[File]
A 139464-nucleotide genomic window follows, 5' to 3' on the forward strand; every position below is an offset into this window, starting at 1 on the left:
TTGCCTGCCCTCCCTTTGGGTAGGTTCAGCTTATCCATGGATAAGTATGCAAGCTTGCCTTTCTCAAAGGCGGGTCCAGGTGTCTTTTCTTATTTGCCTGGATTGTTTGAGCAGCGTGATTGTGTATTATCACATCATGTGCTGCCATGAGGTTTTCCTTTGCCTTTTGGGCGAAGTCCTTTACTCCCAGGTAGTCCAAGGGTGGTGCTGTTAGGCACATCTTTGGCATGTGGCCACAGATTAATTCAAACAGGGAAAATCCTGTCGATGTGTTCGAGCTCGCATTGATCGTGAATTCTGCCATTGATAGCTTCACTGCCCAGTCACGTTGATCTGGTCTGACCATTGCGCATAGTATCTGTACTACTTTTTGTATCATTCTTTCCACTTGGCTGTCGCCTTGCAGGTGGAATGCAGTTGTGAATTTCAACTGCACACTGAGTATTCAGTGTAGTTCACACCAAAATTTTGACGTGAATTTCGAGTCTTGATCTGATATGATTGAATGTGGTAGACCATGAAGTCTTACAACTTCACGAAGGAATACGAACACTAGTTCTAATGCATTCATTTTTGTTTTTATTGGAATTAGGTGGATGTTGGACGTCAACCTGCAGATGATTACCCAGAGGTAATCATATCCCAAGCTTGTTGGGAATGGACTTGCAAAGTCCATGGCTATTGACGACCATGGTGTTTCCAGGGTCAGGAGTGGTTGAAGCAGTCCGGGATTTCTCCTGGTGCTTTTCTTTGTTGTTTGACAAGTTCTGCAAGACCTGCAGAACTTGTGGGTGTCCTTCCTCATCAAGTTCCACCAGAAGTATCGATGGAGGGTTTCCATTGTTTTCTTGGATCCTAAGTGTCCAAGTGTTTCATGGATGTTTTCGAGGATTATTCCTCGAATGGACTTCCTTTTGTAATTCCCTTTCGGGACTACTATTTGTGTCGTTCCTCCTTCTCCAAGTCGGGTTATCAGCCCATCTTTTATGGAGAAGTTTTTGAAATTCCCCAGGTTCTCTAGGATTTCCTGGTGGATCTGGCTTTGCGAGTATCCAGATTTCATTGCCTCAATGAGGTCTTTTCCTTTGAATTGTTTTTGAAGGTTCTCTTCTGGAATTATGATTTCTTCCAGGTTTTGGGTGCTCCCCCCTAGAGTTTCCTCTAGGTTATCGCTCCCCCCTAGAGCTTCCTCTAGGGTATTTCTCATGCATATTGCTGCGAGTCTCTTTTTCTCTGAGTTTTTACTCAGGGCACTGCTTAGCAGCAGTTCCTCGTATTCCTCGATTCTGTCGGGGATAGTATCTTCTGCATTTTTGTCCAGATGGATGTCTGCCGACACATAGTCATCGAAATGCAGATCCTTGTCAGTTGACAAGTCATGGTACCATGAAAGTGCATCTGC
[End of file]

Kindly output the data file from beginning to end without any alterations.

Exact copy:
A 139464-nucleotide genomic window follows, 5' to 3' on the forward strand; every position below is an offset into this window, starting at 1 on the left:
TTGCCTGCCCTCCCTTTGGGTAGGTTCAGCTTATCCATGGATAAGTATGCAAGCTTGCCTTTCTCAAAGGCGGGTCCAGGTGTCTTTTCTTATTTGCCTGGATTGTTTGAGCAGCGTGATTGTGTATTATCACATCATGTGCTGCCATGAGGTTTTCCTTTGCCTTTTGGGCGAAGTCCTTTACTCCCAGGTAGTCCAAGGGTGGTGCTGTTAGGCACATCTTTGGCATGTGGCCACAGATTAATTCAAACAGGGAAAATCCTGTCGATGTGTTCGAGCTCGCATTGATCGTGAATTCTGCCATTGATAGCTTCACTGCCCAGTCACGTTGATCTGGTCTGACCATTGCGCATAGTATCTGTACTACTTTTTGTATCATTCTTTCCACTTGGCTGTCGCCTTGCAGGTGGAATGCAGTTGTGAATTTCAACTGCACACTGAGTATTCAGTGTAGTTCACACCAAAATTTTGACGTGAATTTCGAGTCTTGATCTGATATGATTGAATGTGGTAGACCATGAAGTCTTACAACTTCACGAAGGAATACGAACACTAGTTCTAATGCATTCATTTTTGTTTTTATTGGAATTAGGTGGATGTTGGACGTCAACCTGCAGATGATTACCCAGAGGTAATCATATCCCAAGCTTGTTGGGAATGGACTTGCAAAGTCCATGGCTATTGACGACCATGGTGTTTCCAGGGTCAGGAGTGGTTGAAGCAGTCCGGGATTTCTCCTGGTGCTTTTCTTTGTTGTTTGACAAGTTCTGCAAGACCTGCAGAACTTGTGGGTGTCCTTCCTCATCAAGTTCCACCAGAAGTATCGATGGAGGGTTTCCATTGTTTTCTTGGATCCTAAGTGTCCAAGTGTTTCATGGATGTTTTCGAGGATTATTCCTCGAATGGACTTCCTTTTGTAATTCCCTTTCGGGACTACTATTTGTGTCGTTCCTCCTTCTCCAAGTCGGGTTATCAGCCCATCTTTTATGGAGAAGTTTTTGAAATTCCCCAGGTTCTCTAGGATTTCCTGGTGGATCTGGCTTTGCGAGTATCCAGATTTCATTGCCTCAATGAGGTCTTTTCCTTTGAATTGTTTTTGAAGGTTCTCTTCTGGAATTATGATTTCTTCCAGGTTTTGGGTGCTCCCCCCTAGAGTTTCCTCTAGGTTATCGCTCCCCCCTAGAGCTTCCTCTAGGGTATTTCTCATGCATATTGCTGCGAGTCTCTTTTTCTCTGAGTTTTTACTCAGGGCACTGCTTAGCAGCAGTTCCTCGTATTCCTCGATTCTGTCGGGGATAGTATCTTCTGCATTTTTGTCCAGATGGATGTCTGCCGACACATAGTCATCGAAATGCAGATCCTTGTCAGTTGACAAGTCATGGTACCATGAAAGTGCATCTGC